Creating a new source of income through crypto mining was something that had my brain spinning like few other things ever did. I had done the math. I was working multiple spreadsheets, and I knew I could relatively quickly get my money back if I did it right.
I’d lay awake at night planning out my first two rigs: I wanted to make sure I did it right from the beginning. So when I wasn’t researching hardware, I was assembling them in my mind. Truth is, I still made plenty of mistakes.
In this post I’ll be sharing what I know now in regards to hardware, and hopefully can put you on the right path to get going quicker while also saving money.
Save Where You Can
This should go without saying: If you have hardware laying around – even if it’s older – see if you can repurpose it. The goal with crypto mining should be to make your money back as quickly as possible. So – as our grandmas used to say – a penny saved is a penny earned.
If you or someone you know has an old functioning computer laying around – or even parts of one – see if you can use it in your new build.
Another option is to buy functioning hardware used off of local buy-and-sell groups. I’ve heard of people having a lot of success using local Facebook buy-and-sell groups. Just do your due diligence to make sure it still works before shelling out your hard earned money.
Best Graphic Cards (GPU) for Crypto Mining
The best graphics card to mine with is obviously the one you already have (assuming it can be mined with). I’d recommend heading over to What to Mine to see what you should be mining with it.
The best card to buy is the one that you can get your Return On Investment (ROI) quickest. Just about any latest generation GPU is a good investment IF you can get them at (or very close to) MSRP.
Personally I’d still try getting a 2000 series Nvidia card (ideally 2060 Super or 2070 Super). They are CRAZY efficient still and definitely a favorite of mine. The AMD variant (RX 5700 or RX 5700 XT) are also a miners dream card – largely because of how efficient they are – which makes them hard to get at a good price.
If you are on a budget, consider getting an older card at a good price. For example:
- RX 470 (8GB)
- RX 480 (8GB)
- RX 570 (8GB)
- RX 580 (8GB)
- RX 590
- GTX 1660 (any model)
- GTX 1060 (6GB)
- GTX 1070 (any model)
- GTX 1080 (any model)
I personally never buy a card that has less than 8 GB of VRAM just to future proof myself a bit, and still won’t pass up a good deal on any of the older RX series cards listed.
If you prefer going with newer (more efficient) GPUs, consider looking at some of these:
- Radeon VII
- RX Vega 56
- RX Vega 64
- RX 5600XT
- RX 5700
- RX 5700 XT
- RX 6600
- RX 6600 XT
- RX 6700 XT
- RX 6800 XT
- RX 6800
- RX 6900 XT
- RTX 2060 Super
- RTX 2070 Super
- RTX 2080 (any model)
- RTX 3060 (any model)
- RTX 3070 (any model)
- RTX 3080 (any model)
- RTX 3090
Some of these – especially the big cards – are still crazy expensive. While they tend to mine their fair share, they likely will have some of the worst ROI times.
Again, some of the best deals can be had through local marketplaces. I myself use GPU Drops to keep an eye on good deals for cards I am looking for and have bought pretty much all my cards through eBay or Amazon.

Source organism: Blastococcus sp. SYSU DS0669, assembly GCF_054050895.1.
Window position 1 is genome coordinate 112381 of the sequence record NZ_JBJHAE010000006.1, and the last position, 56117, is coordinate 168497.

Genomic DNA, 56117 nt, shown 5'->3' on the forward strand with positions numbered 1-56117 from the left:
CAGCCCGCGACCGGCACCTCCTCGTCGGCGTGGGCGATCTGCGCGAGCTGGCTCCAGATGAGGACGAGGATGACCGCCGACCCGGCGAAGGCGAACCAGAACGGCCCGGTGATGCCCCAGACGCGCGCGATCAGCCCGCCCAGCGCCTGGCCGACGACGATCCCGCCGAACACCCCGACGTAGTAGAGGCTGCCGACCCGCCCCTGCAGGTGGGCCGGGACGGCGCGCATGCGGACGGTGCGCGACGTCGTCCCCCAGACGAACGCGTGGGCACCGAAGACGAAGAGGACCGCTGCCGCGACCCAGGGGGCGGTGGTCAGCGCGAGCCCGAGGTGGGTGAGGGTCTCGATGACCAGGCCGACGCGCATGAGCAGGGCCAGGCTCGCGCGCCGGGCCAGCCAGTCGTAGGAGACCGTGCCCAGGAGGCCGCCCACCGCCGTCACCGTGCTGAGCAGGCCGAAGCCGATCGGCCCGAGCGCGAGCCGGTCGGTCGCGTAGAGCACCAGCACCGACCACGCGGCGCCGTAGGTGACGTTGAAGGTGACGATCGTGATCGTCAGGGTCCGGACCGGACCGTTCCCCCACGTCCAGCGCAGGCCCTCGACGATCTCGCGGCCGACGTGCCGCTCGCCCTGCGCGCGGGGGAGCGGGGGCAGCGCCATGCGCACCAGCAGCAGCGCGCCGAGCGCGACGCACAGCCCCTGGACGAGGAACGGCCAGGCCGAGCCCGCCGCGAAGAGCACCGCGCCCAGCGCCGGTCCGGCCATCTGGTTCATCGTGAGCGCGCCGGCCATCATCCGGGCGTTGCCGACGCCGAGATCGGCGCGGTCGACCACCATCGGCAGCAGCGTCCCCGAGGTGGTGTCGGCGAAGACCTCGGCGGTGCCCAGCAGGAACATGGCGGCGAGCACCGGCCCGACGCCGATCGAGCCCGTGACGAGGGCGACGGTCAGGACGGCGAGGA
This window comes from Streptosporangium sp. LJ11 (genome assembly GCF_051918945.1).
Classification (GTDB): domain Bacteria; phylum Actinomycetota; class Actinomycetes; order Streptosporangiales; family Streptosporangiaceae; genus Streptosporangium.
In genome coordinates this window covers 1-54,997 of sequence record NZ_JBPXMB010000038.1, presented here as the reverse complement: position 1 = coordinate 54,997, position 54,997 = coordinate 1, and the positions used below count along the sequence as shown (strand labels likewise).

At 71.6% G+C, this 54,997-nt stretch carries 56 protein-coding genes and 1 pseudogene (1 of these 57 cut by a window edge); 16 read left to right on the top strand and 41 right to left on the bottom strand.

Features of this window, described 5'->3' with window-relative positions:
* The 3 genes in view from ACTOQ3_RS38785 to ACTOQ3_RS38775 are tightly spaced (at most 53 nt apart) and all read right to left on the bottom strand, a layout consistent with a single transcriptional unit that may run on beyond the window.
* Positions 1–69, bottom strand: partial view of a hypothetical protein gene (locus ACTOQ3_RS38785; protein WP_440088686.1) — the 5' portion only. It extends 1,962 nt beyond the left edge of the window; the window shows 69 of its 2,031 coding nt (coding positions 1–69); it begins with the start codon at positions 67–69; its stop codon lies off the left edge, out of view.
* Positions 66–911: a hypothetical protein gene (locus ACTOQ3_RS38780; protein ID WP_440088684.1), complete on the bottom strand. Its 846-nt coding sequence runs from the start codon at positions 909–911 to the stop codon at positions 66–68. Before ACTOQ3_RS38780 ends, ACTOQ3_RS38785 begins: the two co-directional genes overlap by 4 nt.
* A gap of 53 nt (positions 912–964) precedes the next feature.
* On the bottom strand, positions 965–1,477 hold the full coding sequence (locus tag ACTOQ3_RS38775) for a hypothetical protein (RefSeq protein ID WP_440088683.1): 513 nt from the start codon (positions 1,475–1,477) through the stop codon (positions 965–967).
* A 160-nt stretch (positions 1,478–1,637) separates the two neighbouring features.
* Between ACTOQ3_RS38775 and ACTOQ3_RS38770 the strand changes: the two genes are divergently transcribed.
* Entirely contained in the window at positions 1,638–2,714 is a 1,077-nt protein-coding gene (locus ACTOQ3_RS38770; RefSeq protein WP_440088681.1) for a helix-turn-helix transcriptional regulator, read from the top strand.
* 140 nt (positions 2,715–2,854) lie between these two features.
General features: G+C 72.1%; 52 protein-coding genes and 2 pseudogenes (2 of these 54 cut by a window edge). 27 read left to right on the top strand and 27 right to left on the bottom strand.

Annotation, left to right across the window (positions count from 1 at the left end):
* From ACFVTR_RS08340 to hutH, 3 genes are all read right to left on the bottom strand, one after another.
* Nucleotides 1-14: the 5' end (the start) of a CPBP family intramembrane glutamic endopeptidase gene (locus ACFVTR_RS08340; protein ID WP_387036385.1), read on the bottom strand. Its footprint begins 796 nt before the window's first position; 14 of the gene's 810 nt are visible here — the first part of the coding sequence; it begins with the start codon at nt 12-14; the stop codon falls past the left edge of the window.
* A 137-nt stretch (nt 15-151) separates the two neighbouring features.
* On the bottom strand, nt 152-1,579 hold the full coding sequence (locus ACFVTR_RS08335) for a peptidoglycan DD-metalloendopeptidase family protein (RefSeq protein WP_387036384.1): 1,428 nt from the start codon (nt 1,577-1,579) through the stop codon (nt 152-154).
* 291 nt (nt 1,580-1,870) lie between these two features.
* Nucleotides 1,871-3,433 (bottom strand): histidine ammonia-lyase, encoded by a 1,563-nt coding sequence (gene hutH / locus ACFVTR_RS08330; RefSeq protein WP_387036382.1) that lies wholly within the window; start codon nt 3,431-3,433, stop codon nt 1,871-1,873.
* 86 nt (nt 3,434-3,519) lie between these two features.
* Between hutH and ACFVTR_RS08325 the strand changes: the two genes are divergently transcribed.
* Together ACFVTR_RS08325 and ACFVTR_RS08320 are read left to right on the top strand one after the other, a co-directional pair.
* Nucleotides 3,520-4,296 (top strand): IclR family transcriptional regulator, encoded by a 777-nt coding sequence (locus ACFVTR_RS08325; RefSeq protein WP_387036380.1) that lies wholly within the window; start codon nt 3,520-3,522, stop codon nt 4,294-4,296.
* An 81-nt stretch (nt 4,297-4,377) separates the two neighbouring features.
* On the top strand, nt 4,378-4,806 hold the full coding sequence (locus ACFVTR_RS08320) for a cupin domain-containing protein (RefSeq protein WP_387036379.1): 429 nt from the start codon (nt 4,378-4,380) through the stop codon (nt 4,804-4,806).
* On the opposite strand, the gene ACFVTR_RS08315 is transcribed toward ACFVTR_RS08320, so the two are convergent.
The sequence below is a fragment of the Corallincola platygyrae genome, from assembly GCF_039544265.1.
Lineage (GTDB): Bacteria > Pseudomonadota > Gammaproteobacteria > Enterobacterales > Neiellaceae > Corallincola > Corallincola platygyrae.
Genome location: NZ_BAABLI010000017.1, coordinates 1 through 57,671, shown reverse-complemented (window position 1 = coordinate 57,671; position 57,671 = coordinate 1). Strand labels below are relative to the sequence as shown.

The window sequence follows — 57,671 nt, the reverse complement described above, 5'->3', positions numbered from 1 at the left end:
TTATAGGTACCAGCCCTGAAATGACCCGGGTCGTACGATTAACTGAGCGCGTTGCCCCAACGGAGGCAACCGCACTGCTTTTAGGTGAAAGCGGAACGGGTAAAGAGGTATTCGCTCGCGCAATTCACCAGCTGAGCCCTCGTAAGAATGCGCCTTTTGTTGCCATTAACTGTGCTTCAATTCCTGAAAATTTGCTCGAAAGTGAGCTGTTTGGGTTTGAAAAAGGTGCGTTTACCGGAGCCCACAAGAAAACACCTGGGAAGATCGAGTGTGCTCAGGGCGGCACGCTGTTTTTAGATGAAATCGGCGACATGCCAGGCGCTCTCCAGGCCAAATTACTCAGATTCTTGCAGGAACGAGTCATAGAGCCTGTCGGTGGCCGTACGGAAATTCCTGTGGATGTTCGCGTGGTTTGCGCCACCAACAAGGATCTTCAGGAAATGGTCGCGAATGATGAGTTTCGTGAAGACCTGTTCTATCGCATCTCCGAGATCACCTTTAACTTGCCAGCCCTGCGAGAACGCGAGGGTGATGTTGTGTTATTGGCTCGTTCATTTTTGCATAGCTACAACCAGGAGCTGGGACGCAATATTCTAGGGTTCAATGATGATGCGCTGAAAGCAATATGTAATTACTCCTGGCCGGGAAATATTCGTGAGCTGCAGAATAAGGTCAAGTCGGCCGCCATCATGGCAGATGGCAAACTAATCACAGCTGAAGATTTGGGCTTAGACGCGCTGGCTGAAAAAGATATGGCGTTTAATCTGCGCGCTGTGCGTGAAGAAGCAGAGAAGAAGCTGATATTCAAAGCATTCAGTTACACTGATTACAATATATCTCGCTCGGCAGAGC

Best GPU Mining Motherboard
It’s easy to salivate over the latest and greatest crypto mining motherboards or one that promises to have slots for 19 graphics cards. I’ve been there and done that. So take my word for it: they are not worth it. Especially right now where such boards are ridiculously overpriced.
Yes, you can probably start with a basic motherboard that has room for 1 – 5 graphic cards. If you plan on only mining with a few GPUs, this is a fantastic cheap option. But if you plan on getting a real mining motherboard, an affordable one I use and HIGHLY recommend is the BTC-B250C.
- It’ll only cost you between $89 – $129 USD (other subpar boards cost double to five times that)
- It is about half the size of a standard gaming motherboard (this comes handy when building tight rigs)
- Is compatible with newer/faster hardware like DDR4 RAM
- Allows you to use older (more affordable) yet efficient LGA 1151 processors
- Allows you to plug HDMI directly into motherboard which helps with cable management.
- Allows you to plug riser cables directly into motherboard USB slots (not into flimsy PCIE bracket that then go into motherboard). This completely eliminates a common point of failure, which is a HUGE plus!!!
I bought my first one for about $128 USD and I was super impressed with it right from when I got it. It’s by far my favorite (also cheapest) mining board.
There are other 8 GPU On-Board (riserless) mining boards as well (BTC-37 or a variation thereof). They are basic (with older tech), but do the trick I am told and are mainly used in enclosed mining cases. I have no experience with them as they are more designed for older (narrow) graphic cards and limit how you can set up your rigs.
Still, not a bad option seeing that they come with a processor built in and can accommodate a bunch of graphics cards without you needing to use risers.
Best Processor (CPU) for GPU Mining Rig
Unless you plan on mining with your Computing Processing Unit (CPU), it does not have to be fancy. So, the cheaper, the better. I personally use a G3930 Intel CPU on the motherboard mentioned above and it does what I need it to do.
The G3930 used to sell for like $70 last year, but due to it’s popularity with miners, the price for it has gone up drastically. Meaning you (oddly) can buy a much better CPU for less now. So you might as well.
Main thing to look for is that it’s LGA 1151 (6 or 7 series).
A few options:
Any of these should work. As long as you buy from a reputable seller, buying a used CPU is not a bad option if it saves you a few dollars.
Best Risers for GPU Mining
GPU risers have evolved drastically over the last few years. Meaning just about any sold on the market today are going to be pretty good. I’ve bought different ones from different sellers. Some are fancier than others, some are pricier, but they all work just as well.